collections

Leave it to Psmith (1923)

Leave It To Psmith, Werner’s nomenclature of colours; Edinburgh: William Blackwood, 1821.

P. G. “Plum” Wodehouse was a staggeringly prolific and deeply influential British humorist. The list of writers and entertainers full of praise for Wodehouse is a long one. T. S. Eliot’s admiration was said to be “just this side of idolatry”. Douglas Adams named him a “great genius” who “writes pure word music”. Stephen Fry has called Wodehouse “the most amiable benefactor of mankind ever to tap a typewriter key” and labels him as a bridge “between great literature and ordinary, popular literature.” Wodehouse’s influence is not just restricted to the West. In 2018, the Japanese publishing company Kokusho Kankokai reported that, when Empress Michiko announced that upon retirement she intends to enjoy reading Wodehouse novels, they went from printing 100 copies annually, to “receiving orders for 100 a day”.

Of the countless number of characters Wodehouse invented in his seventy-two year career (over which time he published more than ninety books, forty plays, and two hundred short stories – as well as trying his hand at song lyrics and screenplays) the best known is the phlegmatic, savvy, and sagacious valet called Jeeves, from the long-running Jeeves & Wooster stories. But before Jeeves was Psmith — a character Wodehouse called “the only thing in my literary career which was handed to me on a silver plate with watercress around it”. Wodehouse based Robert Eustace Psmith on an acquaintance from his school days, Rupert D’Oyly Carte — an English hotelier and impresario. Psmith is an unflappable and witty eccentric. Never without his monocle and always ready to dive into improbable (even criminal) scenarios. Psmith is also a keen mind and a fan of Sherlock Holmes. Indeed, the oft-quoted line “Elementary, my dear Watson” is never uttered by the original Holmes. Its first appearance in any novel is when spoken by Psmith in Psmith, Journalist (1909).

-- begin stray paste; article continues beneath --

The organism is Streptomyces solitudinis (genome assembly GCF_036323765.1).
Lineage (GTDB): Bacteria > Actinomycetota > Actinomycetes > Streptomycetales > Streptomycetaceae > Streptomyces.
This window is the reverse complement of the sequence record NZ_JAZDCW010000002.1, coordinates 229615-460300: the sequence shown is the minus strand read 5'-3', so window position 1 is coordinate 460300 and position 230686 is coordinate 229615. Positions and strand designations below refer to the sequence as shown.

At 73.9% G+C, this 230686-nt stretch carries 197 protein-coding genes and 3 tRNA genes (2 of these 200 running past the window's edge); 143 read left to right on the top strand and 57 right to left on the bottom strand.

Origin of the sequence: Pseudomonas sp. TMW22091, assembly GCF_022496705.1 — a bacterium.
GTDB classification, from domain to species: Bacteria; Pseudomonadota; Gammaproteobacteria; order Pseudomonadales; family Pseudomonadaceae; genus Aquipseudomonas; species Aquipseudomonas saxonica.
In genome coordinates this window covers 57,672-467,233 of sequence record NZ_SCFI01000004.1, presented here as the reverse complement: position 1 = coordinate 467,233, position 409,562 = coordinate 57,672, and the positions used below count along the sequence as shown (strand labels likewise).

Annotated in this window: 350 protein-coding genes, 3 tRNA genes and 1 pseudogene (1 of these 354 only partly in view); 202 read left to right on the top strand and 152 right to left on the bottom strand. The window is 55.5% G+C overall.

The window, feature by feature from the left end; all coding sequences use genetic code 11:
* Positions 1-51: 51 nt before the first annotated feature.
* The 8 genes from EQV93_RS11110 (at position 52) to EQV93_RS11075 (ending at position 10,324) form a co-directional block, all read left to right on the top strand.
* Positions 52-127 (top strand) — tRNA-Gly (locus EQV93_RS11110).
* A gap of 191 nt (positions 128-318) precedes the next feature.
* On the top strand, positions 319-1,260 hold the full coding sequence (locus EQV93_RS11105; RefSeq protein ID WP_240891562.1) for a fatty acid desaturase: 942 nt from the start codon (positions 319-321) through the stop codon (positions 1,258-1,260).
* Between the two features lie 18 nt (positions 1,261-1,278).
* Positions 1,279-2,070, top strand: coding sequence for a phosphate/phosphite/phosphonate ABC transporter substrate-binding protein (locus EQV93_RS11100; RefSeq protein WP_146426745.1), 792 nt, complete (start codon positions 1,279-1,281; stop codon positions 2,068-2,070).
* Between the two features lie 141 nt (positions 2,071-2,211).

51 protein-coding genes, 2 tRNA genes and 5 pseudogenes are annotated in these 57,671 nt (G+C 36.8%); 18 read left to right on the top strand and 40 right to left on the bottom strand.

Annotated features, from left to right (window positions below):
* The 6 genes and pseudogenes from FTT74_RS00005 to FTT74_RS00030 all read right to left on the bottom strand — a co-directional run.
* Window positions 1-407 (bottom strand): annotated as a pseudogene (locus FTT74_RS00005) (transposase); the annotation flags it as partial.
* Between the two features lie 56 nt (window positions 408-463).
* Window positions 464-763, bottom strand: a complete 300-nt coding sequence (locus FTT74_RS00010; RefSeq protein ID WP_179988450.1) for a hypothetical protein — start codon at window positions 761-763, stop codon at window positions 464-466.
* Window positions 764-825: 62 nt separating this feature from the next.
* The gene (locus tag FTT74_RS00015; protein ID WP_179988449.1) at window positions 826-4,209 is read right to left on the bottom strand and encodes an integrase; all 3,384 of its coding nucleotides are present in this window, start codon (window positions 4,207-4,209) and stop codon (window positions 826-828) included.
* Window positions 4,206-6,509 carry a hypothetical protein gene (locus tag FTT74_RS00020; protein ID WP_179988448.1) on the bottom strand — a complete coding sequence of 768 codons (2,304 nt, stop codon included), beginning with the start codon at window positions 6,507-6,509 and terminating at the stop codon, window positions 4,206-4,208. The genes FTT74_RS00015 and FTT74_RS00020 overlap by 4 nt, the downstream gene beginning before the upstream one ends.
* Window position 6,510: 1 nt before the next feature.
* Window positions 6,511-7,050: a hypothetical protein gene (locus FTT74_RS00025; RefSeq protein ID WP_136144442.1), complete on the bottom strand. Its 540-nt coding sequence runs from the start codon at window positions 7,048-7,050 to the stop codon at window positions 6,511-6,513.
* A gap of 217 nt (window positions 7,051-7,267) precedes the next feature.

Psmith’s most popular adventure took place in Leave it to Psmith (1923), a novel which has just entered the US public domain this year. The book is a crossover — the blending of two of Wodehouse’s most beloved universes: The Psmith Adventures (four novels) and The Blandings Castle Saga (11 novels and nine short stories). Psmith enters the world of Blandings Castle to pursue romance with the modern and vivacious Eve Halliday. There they encounter characters like the pottering and doddy Earl of Emsworth, the suspicious “extremely efficient” secretary Rupert Baxter, and a bevy of swindlers, imposters, dandies, and poets. It’s a classic Wodehouse rom-com, or, as he used to call his style, a musical comedy without music.